The Week Ahead: Updates due from SSE, Centrica, Vodafone, TalkTalk, Sainsbury’s and ITV
RISING energy bills and the battle for supermarket and mobile phone customers will be in the spotlight this week with figures due from SSE, Vodafone and Sainsbury’s.
The heat will be on energy giant SSE on Wednesday when it reveals how much money it is making for the first time since a winter price increase.
SSE, formally known as Scottish & Southern Energy, recently increased prices by an average of 9% in a move which will affect five million electricity customers and 3.4 million gas customers.
Customers will be looking at interim results closely amid anger that firms are leaving customers out in the cold while they continue to turn in huge profits.
But the energy companies have blamed the rises on wholesale prices and increased running costs, especially for transporting gas and electricity to customers’ homes, plus the cost of energy efficiency programmes.
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In May, SSE posted a 2% rise in annual profits to �1.3 billion but the surplus from domestic operations was down 21% to �271.7 million as it battled higher costs and falling consumption.
SSE was the first of the “big six” energy companies to increase prices, but it was followed by all the other major suppliers apart from E.ON which made a promise not to raise tariffs this year.
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Investors will also be watching to see if the unseasonably chilly autumn has boosted consumption.
British Gas owner Centrica will also be in the spotlight on Thursday, having announced it will increase its prices by an average of 6% on November 16.
The UK’s biggest energy supplier, which is due to post a trading update, came under fire in July for making residential operating profits of �345 million in the space of six months, equivalent to �1.9 million a day.
Vodafone investors will find out on Tuesday if an initiative to keep UK customers until the widespread roll out of 4G technology has struck a chord.
It comes after a year which has seen revenues fall as the mobile phone giant loses ground to rivals offering unlimited deals.
Vodafone will have to wait until the spring to launch its 4G products after EE, formally known as Everything Everywhere, got the go-ahead to offer services on the network, which has speeds up to five times faster than 3G.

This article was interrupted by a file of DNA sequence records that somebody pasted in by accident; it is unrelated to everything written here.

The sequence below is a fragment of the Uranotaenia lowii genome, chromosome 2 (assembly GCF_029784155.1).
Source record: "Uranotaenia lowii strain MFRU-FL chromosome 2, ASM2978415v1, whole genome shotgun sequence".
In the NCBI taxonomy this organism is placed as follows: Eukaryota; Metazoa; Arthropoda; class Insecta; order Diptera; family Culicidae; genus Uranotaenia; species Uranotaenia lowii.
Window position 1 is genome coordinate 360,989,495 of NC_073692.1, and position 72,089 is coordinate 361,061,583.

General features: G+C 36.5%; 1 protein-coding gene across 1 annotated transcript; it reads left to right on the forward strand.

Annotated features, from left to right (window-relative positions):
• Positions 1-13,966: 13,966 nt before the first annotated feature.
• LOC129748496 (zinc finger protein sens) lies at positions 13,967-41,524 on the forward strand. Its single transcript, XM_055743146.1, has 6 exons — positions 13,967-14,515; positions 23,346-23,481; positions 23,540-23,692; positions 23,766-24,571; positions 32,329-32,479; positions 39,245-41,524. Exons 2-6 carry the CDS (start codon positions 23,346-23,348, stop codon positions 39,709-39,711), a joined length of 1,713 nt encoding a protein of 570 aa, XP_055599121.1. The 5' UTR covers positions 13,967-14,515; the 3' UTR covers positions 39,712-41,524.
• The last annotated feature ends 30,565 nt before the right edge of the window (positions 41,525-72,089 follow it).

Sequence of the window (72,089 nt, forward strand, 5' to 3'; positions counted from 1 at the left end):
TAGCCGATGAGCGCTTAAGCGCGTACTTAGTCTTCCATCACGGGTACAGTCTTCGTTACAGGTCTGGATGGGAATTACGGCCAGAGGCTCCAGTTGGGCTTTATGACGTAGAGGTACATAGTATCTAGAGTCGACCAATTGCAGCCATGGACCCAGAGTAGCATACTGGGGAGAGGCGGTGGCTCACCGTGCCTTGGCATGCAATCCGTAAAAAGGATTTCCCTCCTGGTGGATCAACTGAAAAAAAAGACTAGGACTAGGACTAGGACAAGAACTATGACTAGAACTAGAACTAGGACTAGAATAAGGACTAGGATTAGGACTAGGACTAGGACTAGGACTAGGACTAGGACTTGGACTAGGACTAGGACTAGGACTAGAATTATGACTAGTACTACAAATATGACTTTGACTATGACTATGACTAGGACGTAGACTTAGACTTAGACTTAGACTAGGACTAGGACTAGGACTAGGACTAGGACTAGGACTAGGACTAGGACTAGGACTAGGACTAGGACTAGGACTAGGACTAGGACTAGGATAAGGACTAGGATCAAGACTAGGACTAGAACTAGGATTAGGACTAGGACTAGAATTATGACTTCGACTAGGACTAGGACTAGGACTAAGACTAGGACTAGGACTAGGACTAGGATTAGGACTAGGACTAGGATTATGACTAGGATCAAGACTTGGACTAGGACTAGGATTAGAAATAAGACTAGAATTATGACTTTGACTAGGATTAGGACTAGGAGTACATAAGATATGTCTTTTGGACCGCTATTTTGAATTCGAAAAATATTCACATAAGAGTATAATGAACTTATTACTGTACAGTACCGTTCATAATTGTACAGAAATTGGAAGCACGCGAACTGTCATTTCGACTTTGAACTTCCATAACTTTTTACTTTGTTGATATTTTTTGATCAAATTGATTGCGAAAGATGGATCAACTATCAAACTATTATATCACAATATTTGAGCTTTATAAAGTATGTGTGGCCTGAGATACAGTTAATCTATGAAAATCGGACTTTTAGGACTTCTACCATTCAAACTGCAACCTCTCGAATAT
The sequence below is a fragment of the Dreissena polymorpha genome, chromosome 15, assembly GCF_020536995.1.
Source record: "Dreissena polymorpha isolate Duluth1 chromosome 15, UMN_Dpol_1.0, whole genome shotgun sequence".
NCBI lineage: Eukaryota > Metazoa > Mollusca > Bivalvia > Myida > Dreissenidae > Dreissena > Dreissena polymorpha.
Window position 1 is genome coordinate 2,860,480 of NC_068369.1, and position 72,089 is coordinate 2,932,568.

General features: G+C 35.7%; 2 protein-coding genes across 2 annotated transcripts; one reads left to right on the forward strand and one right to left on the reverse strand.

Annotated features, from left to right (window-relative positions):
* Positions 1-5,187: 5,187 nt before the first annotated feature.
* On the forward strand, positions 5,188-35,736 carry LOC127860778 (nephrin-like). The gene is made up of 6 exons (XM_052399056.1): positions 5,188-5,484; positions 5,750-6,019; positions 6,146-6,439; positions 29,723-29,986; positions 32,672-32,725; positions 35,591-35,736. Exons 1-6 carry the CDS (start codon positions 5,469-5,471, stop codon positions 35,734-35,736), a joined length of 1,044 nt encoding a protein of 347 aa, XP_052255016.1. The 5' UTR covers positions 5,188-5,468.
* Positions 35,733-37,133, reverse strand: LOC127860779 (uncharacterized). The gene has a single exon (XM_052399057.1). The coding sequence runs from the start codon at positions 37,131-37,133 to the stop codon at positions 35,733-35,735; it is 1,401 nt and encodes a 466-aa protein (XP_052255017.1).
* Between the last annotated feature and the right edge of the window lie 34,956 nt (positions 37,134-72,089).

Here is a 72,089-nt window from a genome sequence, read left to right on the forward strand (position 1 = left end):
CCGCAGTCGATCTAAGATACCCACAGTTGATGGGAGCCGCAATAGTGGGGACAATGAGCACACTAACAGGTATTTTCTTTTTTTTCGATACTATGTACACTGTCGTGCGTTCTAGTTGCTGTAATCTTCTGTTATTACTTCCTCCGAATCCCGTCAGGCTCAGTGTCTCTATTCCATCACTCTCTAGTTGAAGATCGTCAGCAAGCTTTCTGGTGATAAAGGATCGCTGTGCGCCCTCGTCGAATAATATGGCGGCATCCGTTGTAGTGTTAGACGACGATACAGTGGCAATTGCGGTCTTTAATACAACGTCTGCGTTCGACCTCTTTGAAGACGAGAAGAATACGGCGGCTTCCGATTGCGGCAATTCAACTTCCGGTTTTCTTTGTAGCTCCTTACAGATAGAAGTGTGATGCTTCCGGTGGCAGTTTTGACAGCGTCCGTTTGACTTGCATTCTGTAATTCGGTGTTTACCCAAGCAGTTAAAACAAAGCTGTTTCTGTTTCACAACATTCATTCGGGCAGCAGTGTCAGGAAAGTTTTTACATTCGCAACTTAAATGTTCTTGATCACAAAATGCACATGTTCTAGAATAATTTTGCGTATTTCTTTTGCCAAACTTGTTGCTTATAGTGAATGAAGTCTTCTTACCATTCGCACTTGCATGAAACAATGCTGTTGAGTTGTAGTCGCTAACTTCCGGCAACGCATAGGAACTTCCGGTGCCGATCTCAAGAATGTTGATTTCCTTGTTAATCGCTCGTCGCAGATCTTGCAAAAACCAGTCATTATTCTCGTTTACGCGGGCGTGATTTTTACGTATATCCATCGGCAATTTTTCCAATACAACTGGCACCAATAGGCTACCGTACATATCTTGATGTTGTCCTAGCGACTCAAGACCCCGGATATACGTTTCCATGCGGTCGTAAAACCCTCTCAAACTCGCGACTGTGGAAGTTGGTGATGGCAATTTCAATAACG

Vodafone’s new “4G phone promise” offers customers the chance to bring an eligible phone into any store and have 70% knocked off their remaining contract, in exchange for taking on a 4G device.
But while it battles in the fiercely competitive UK market, Vodafone is likely to be buoyed by earnings from its stake in America’s largest mobile phone network.
The City expects revenues in its interim results on Tuesday will be �21.8 billion, down from �23.5 billion for the same period last year, while underlying profit will fall from �7.5 billion to �6.8 billion.
The Newbury-based firm’s performance has been hit by recessions in Spain and Italy, while the fees it can charge for connecting mobile calls are being reduced in markets such as the UK.
Its last update disappointed investors after its European business suffered a 1.7% underlying revenue decline in the final quarter of 2011, helping slow the group’s growth for the third quarter in a row.
Paralympics sponsorship and investment in cheaper own-brand products has helped supermarket Sainsbury’s take market share from rivals Tesco and Morrisons.
The country’s third largest grocer was the star performer in recent data from researcher Kantar as its share of the market jumped to 16.8% while Tesco and Morrisons saw their positions weaken.
And it is expected to build on its strong run in half-year results on Wednesday when it unveils a 5% rise in underlying pre-tax profits in the six months to �371 million.
The group has benefited heavily from its sponsorship of the London 2012 Paralympics as well as its Brand Match scheme and higher investment in its own labels.
It continued to put struggling rival Tesco into the shade as it revealed a 1.9% rise in like-for-like sales excluding fuel but including VAT in its second quarter to September 29.
The figures came as UK number one Tesco revealed 0.2% growth in like-for-like sales also excluding fuel and including VAT - although Tesco’s second quarter covered a different trading period.
The City will be looking for long-term growth plans as much of the supermarket’s recent growth has been driven by one-off benefits, such as the London Games.
However, Sainsbury’s, which operates more than 1,000 stores, has seen a good performance from its top-end Taste The Difference range as consumer spending power gradually recovers.
It also continues to see strong sales of non-food products, an area in which Tesco is struggling to succeed, with growth at a pace around three times that of food in its last update.
Sainsbury’s has an aggressive approach to expansion, which continued through its second quarter, albeit at a more moderate pace.
It opened five supermarkets, 28 convenience stores and two extensions, adding 267,000 square feet to its estate over the period.